The Mechanic’s Son Who Became a Football Legend

Quarterback Daryle Lamonica #3 of the Oakland Raiders talks with head coach John Madden on the sidelines during an NFL football game circa 1970 at the Oakland Coliseum in Oakland, California. Lamonica played for the Raiders from 1967-74. (Photo by Focus on Sport/Getty Images)

Source Getty

Why you should care

Because all the arm-waving enthusiasm in the world doesn’t mean a thing if you don’t have your sh*t down cold.

For a time, it was hard to imagine a Super Bowl without John Madden. The 78-year-old retired NFL legend may not be calling Super Bowl XLIX on Sunday, but between winning one as a coach and working 11 Super Bowl broadcasts, including one for all four major television networks, few individuals have played a larger role in pro football’s crowning glory — or in the sport itself.

But before his colorful commentary, 16 Sports Emmy awards, seven division titles and eponymous video game brand, the NFL Hall of Famer was a zealous student of the game. More than anything else, it was Madden’s insatiable drive to learn football inside and out that launched the lumbering icon from a part-time assistant at a junior college to the youngest head coach in the NFL and beyond.

The son of an auto mechanic, John Earl Madden grew up in Daly City, California. In Madden: A Biography, the late sportswriter Bryan Burwell describes how the young Madden and his friend John Robinson — later an NFL head coach himself — would jump on moving freight trains to watch Stanford, Cal or the San Francisco 49ers play football. 

The 6-foot-4-inch, 200-plus-pound Madden was a star lineman in high school with one dream: playing professional football. But the barrel-chested tackle, who arrived at the University of Oregon with two bags of belongings, struggled to fit in with his wealthier peers and the pre-law program he’d chosen. He eventually ended up back in his home state, playing for California Polytechnic State University before getting drafted by the Philadelphia Eagles in 1958. The dream had come true for the red-haired rookie, but it ended abruptly when he suffered a severe knee injury.

Madden implemented three simple rules: “Be on time, pay attention and play like hell when I tell you to.”

Madden spent most of his first and only year as an NFL player in the Eagles’ training room, loitering in the room where star quarterback Norm Van Brocklin watched game film. “Hey, Red,” Van Brocklin beckoned one day. “Come up here and watch it with me.” The rookie soaked up the veteran’s vast knowledge, learning each player’s responsibilities on the field, how to recognize opposing defenses and coverages — and how to pick them apart.

Realizing his playing days were over, the 24-year-old Madden left the Eagles’ training room and returned to the field as an assistant coach at Allan Hancock College. Within two years, he was head coach, and then defensive coordinator at San Diego State. There the intense but disheveled young coach would learn from future NFL coach and offensive genius Don Coryell, and attract the attention of Oakland Raiders owner Al Davis, who hired him as his linebackers coach in 1967 for a team that would go 13-1 and make the Super Bowl. Just two years later, Madden, 32, was handed the head coaching reins and put in charge of a talented but rambunctious squad.

Up through the late 1960s, the NFL was mostly “Old Testament football,” as Burwell calls it, under authoritarian coaches like Green Bay’s legendary Vince Lombardi. Madden knew a strict approach would never work with his band of renegade Raiders, so he dispensed with dress codes and implemented three simple rules: “Be on time, pay attention and play like hell when I tell you to.” Coach Madden, as John Maxymuk, author of NFL Head Coaches, tells OZY, “was a master psychologist able to get the best out of his free-spirited players while keeping everything simple.”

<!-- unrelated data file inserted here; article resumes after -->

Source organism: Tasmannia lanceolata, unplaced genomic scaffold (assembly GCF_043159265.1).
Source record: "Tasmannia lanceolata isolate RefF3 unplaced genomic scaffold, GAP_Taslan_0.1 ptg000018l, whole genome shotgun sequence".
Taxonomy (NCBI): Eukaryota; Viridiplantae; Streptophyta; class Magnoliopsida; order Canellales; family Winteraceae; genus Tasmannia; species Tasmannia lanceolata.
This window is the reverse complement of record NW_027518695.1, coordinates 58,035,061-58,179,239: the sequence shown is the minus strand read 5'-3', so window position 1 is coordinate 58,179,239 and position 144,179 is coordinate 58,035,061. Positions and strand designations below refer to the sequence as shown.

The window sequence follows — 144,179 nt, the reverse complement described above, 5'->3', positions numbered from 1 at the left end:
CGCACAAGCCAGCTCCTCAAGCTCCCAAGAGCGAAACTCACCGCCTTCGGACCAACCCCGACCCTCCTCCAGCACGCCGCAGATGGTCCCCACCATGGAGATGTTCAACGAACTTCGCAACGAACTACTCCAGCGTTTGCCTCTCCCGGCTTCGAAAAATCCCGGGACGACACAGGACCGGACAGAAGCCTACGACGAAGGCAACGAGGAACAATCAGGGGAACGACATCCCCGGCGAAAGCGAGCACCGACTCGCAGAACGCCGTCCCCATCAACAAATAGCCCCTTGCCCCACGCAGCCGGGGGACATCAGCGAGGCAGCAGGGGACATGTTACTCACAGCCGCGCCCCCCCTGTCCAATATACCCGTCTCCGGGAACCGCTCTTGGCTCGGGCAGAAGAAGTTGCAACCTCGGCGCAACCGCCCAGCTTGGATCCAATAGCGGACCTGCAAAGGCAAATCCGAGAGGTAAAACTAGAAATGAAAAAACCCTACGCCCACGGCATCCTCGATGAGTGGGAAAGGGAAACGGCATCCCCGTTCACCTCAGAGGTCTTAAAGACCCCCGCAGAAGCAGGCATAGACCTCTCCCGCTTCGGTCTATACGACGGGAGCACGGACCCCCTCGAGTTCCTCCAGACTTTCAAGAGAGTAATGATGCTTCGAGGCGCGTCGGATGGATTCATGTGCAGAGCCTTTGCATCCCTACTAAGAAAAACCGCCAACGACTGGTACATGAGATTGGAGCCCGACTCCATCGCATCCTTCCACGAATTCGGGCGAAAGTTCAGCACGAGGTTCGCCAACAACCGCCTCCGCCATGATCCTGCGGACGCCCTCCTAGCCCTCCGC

AFC Championship, Oakland Raiders QB Ken Stabler (12) with coach John Madden during game vs Pittsburgh Steelers, Oakland, CA

Oakland Raiders quarterback Ken Stabler with coach John Madden during the AFC Championship in 1976.

Madden’s “badass” Raiders teams of the 1970s — including such flamboyant characters as Ted Hendricks, Gene Upshaw, Fred Biletnikoff and quarterback Kenny Stabler (who tacked underwear to his wall to mark his many sexual conquests) — not only had a swagger that pissed off opponents and entranced television audiences, they also did whatever necessary to gain an advantage on the field and live up to Davis’ motto: “Just win, baby!” And win they did: In Madden’s 10 years at the helm, the Raiders won one Super Bowl and made the postseason eight of 10 years, racking up a regular season record of 103-32-7 and handing their coach one of the highest winning percentages in history.

But Madden’s intense pursuit of the game took a physical and personal toll on him, and at the age of 42 he resigned, citing family, stress and a stomach ulcer. “I’m not terribly proud of this,” Madden later admitted, “but shit, I didn’t even know how old my kids were.” It was also likely, says Burwell, that Madden’s acute fear of flying played a part, and when he next rose to prominence as an announcer, Madden would criss-cross the nation in a “tricked-out” Greyhound bus called the Madden Cruiser, which he still uses to attend Raiders games and serve on the NFL’s Player Safety Advisory Panel.

It may take a whole lot longer to travel by bus, but Madden has never been afraid to put in the hours when it comes to football. And in the public imagination, he will always remain, as Sean Mitchell wrote in Los Angeles Times Magazine, “the big-footed American hero of the interstate, the blue-collar pope of professional football.”


OZYTrue Stories

The intimate, the harrowing, the sweet, the surprising — the human.